There is really no "leveraging" the new design.... as Stitch says below...

Quoting Stitch (Reply 19):
And that's been the crux of my argument. Not that the CSeries or MRJ or ERJ-X or C919 are all "pieces of crap", but that they are not as revolutionary and game-changing as their proponents proclaim they are.



Nationalism is an infantile disease. It is the measles of mankind. - A. Einstein
User currently offlineDaysleeper From UK - England, joined Dec 2009, 838 posts, RR: 1
Reply 21, posted (4 years 4 months 2 weeks 6 days 21 hours ago) and read 3499 times:

I was watching “Building of a 21st Century Jet” for the umpteenth time earlier. For anyone which hasn't seen it - It follows the development, building and certification of the 777. What are interesting and perhaps relevant here are the interviews with the Boeing management and their comments about the market at that time, and their relationships with their customers and their competition.

You certainly get the impression that Boeing felt as if they were caught napping. By their own admission they ignored customer requests, let development stagnate by re-hashing old designs over and over, and rejected new technology. They viewed 777 was the start of a new chapter for them, a clean sheet, a new clean “leaner” Boeing and a more progressive approach to technology.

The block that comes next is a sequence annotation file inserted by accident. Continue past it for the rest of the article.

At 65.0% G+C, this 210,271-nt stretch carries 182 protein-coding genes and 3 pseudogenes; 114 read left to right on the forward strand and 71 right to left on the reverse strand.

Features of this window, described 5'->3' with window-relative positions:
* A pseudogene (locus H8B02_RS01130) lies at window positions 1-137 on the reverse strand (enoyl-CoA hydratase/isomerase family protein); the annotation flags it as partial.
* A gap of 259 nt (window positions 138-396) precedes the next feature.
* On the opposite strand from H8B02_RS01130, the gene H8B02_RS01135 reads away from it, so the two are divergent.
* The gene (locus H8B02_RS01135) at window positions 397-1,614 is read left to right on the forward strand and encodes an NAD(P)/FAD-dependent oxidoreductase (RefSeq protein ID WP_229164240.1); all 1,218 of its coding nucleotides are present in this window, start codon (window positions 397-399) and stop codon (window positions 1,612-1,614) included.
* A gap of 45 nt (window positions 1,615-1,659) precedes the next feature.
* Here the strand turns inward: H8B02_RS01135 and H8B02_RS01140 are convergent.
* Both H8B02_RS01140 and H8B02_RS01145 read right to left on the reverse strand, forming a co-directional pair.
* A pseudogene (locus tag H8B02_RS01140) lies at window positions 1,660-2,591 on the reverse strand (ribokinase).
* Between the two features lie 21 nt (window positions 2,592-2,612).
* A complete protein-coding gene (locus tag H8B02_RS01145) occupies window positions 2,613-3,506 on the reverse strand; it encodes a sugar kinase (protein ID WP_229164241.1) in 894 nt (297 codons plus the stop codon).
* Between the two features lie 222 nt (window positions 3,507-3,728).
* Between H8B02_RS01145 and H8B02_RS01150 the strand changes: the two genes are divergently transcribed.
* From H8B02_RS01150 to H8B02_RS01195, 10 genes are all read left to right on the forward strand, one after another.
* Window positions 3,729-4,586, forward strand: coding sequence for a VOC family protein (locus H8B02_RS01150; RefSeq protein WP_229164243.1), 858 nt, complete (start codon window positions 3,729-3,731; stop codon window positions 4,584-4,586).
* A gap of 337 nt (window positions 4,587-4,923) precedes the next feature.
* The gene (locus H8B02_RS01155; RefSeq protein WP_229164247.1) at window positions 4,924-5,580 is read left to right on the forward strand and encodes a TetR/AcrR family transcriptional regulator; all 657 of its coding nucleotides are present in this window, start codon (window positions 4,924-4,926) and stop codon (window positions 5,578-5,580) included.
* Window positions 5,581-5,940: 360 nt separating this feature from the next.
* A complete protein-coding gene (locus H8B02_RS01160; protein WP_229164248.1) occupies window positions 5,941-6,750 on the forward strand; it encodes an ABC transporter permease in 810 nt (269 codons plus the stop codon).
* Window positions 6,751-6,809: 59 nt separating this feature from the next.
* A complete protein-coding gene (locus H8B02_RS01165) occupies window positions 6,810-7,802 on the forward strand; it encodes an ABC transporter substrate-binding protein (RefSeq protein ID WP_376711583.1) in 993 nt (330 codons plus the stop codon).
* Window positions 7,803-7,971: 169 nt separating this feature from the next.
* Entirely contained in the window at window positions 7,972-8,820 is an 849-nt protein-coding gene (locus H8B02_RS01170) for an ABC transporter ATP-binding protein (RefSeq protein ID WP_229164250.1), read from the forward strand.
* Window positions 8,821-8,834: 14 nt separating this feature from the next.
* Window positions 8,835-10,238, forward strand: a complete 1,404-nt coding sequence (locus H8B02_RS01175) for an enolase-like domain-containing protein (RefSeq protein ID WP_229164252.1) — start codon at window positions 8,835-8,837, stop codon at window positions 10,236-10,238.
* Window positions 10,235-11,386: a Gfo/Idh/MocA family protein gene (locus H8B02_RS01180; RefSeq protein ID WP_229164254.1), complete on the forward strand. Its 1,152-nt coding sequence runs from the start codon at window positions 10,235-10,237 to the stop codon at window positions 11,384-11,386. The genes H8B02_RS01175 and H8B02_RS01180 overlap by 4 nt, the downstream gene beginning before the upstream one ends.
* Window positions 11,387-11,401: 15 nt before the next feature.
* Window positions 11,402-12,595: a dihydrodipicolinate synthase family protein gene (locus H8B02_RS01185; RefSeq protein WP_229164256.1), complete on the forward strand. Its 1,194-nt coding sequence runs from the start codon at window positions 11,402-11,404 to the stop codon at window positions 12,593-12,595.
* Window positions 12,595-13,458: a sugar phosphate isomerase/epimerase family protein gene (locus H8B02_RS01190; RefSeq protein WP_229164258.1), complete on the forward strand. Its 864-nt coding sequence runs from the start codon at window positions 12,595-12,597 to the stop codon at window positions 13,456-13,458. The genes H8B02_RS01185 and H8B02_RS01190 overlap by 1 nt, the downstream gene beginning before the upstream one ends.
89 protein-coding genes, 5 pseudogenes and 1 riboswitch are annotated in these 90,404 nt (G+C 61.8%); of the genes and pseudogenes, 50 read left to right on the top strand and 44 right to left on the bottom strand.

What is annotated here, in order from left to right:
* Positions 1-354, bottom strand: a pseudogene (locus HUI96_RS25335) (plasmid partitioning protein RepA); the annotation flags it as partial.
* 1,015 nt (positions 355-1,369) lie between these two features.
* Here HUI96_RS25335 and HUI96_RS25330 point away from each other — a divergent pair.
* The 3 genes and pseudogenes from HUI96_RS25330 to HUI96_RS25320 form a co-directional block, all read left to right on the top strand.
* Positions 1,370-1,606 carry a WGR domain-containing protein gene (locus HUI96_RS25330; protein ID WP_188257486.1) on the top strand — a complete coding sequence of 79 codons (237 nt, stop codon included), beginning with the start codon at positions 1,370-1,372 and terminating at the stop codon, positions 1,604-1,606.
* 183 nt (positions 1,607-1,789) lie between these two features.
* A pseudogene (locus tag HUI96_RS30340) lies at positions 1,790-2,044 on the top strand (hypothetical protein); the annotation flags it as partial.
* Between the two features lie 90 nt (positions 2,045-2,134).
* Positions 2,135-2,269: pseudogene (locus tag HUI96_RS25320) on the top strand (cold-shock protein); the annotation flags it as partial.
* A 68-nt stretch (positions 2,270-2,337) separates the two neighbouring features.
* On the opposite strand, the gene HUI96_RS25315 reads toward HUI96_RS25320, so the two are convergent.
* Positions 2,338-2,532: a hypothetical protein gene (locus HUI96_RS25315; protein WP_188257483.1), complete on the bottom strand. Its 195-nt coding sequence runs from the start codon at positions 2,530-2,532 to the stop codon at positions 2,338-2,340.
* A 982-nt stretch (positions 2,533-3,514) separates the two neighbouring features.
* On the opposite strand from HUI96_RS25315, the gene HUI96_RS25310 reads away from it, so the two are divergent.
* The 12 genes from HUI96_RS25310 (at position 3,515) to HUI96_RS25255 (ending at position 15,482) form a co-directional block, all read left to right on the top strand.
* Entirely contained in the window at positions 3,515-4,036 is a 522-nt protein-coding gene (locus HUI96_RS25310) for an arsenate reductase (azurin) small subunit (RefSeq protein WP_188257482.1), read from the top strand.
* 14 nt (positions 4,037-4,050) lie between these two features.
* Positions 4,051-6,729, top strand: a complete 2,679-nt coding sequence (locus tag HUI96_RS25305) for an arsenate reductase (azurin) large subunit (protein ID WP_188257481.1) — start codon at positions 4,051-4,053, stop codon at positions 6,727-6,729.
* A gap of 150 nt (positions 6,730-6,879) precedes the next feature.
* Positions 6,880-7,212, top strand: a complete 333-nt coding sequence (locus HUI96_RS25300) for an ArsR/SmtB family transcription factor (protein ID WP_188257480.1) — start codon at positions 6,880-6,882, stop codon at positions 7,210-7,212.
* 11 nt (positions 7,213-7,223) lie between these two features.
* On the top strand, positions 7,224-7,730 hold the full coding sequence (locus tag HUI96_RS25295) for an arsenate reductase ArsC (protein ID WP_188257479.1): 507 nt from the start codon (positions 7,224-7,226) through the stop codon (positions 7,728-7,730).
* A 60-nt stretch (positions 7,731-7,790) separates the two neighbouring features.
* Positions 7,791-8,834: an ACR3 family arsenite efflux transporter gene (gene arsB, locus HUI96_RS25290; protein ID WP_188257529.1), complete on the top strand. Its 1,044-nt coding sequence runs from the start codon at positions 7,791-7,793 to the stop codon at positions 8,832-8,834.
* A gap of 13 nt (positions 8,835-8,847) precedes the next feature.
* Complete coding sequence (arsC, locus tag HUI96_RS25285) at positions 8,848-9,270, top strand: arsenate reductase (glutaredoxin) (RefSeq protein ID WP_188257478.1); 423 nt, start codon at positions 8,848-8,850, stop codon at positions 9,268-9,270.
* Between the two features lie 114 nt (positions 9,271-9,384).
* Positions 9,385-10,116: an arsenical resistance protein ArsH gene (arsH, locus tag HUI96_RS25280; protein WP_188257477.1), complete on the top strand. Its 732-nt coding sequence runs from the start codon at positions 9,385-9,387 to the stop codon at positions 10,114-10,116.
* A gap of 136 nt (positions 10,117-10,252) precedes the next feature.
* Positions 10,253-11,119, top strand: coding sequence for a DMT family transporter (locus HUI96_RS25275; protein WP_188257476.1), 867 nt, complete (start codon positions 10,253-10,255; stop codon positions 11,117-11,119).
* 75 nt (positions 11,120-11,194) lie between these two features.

For me the 787 is the personification of this. It’s full of industry firsts and has taken Boeing from playing catch up in regards to technology into leading it. In fact the very reason it exists is a great example of how well the new Boeing is working, the original concept of the Sonic Cruiser was put to the airlines which rejected it, so Boeing set about designing something that the customers actually wanted, and I guess the order book is testament to how well that approach works.

The problem I see now is how badly they got burnt with the 787, I think as a company it had been so long since they had the technological lead that they had forgotten how hard it is. When there is no precedent set and no one to copy, then it’s inevitable that there are going to be problems and lessons to be learnt. My own view, looking from the outside in, is that they did an incredible job averting a complete catastrophe and recovering the project to where it stands today – however I suspect the attitude maybe very different internally at Boeing.